THE FIRST trailer for Netflix’s upcoming war film The Siege of Jadotville has been released and fans of Irish history are in for a treat.
The trailer offers a first look at Jamie Dornan as Commandant Pat Quinlan, an Irish soldier who led his company of Irish UN troops against rampaging mercenaries during the Congo Crisis in 1961.
Here are seven things you should know about The Siege of Jadotville.
1. The real siege was an incredible display of Irish resourcefulness
The film follows the events of a 1961 siege in which some 158 inexperienced, badly-equipped and outnumbered Irish soldiers kept a vast force of Katangese mercenaries at bay.
As thousands of armed adversaries fired their way towards the Irish compound, one besieged Irishman radioed his superiors with a typically Irish light-heartedness: "We will hold out until our last bullet is spent. Could do with some whiskey".
The outnumbered Irishmen were forced to surrender after six days of holding their own, but not before inflicting hundreds of casualties on the enemy. They were held as prisoners of war for a month before their release — and remarkably enough not one Irishman lost his life.
2. You haven’t heard of Jadotville for a reason
The events of the siege are criminally under-known in Ireland, and indeed in Britain, as the Irish soldiers involved were ordered to hush up about their experience in Jadotville.
The veterans of Jadotville eventually became dissatisfied with the Defence Forces’ refusal to acknowledge the battle, and particularly the lack of recognition for Commandant Pat Quinlan’s outstanding achievement in saving the lives of every one of his men.
In 2004 a Defence Forces inquiry cleared Quinlan and his men of any wrong-doing and praised their courage against the odds. A commemorative plaque honouring A Company was eventually erected in an Athlone barracks in 2005.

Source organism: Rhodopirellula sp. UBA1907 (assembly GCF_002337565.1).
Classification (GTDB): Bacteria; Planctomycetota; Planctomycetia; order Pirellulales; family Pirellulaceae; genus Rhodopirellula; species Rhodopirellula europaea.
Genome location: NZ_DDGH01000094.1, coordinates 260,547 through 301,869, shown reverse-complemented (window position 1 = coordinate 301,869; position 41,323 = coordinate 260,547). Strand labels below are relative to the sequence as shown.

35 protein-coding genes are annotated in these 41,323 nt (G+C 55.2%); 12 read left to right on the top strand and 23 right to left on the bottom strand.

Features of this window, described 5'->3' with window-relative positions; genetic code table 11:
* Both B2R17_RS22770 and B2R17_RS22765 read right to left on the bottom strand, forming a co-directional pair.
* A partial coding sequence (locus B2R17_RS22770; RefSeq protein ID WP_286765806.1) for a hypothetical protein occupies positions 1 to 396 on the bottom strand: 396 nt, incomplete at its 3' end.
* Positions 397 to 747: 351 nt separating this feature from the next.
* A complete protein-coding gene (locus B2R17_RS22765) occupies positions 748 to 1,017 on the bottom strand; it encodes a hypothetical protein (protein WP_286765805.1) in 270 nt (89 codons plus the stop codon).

3. The film premiered at Galway Film Fleadh in July and received a standing ovation
The world premiere screening of The Siege of Jadotville was held at Ireland’s film festival, the Galway Film Fleadh, on July 9.
The film was well-received by those in attendance and was even given a spontaneous standing ovation by its audience.
An announcement was made at the end of the screening that Minister of State at the Department of Defence, Paul Kehoe, had created the award of Presidential Unit Citation in honour of the men who fought at Jadotville.
4. Belfast boy Jamie Dornan plays a real life Irish hero
Jamie Dornan plays Commandant Pat Quinlan in the film, the beleaguered commander who somehow kept every one of his men alive.
“It’s not Christian Grey in uniform,” joked the 34-year old Northern Irishman in an interview last year with MailOnline, no doubt hoping to put his experience with the universally-panned Fifty Shades of Grey movie to one side.
The real life Pat Quinlan died in 1997 without recognition for his duties, but has since been honoured as an Irish hero.
5. It’s sure to be yet another brilliant Netflix exclusive
The Siege of Jadotville is set to join an impressive list of exclusive Netflix releases, which already includes hit TV shows and movies such as House of Cards, Making a Murderer and Beasts of No Nation.
Netflix will be hoping to build on the aforementioned successes which have propelled the entertainment company into standing with the giants of filmmaking distribution.
If The Siege of Jadotville is half as good as the almost universally well-received Beasts of No Nation, then Irish movie fans are in for a treat.
6. The cast comprises of a host of Irish and British talent
Well-known and highly-rated London actor Mark Strong is rumoured to be playing the legendary Irish politician, writer, historian and academic Conor Cruise O’Brien, who was a diplomat in the Congo at the time.
Elsewhere, Sandycove native Jason O’Mara of Life on Mars fame will portray Jamie Dornan’s right hand man Sgt. Jack Prendergast.
Other Irish actors in the film include Ronan Raftery, Sam Keeley and Michael McElhatton of Game of Thrones.
7. You’ll only have to wait a month to get to see it
The film launches globally on Netflix on October 7 — meaning fans will only have to wait a few weeks to see Dornan and co in action.
Directed by Richie Smyth from a screenplay written by Kevin Brodbin, The Siege of Jadotville was filmed in South Africa last year.
Fans of Irish history shouldn't miss it.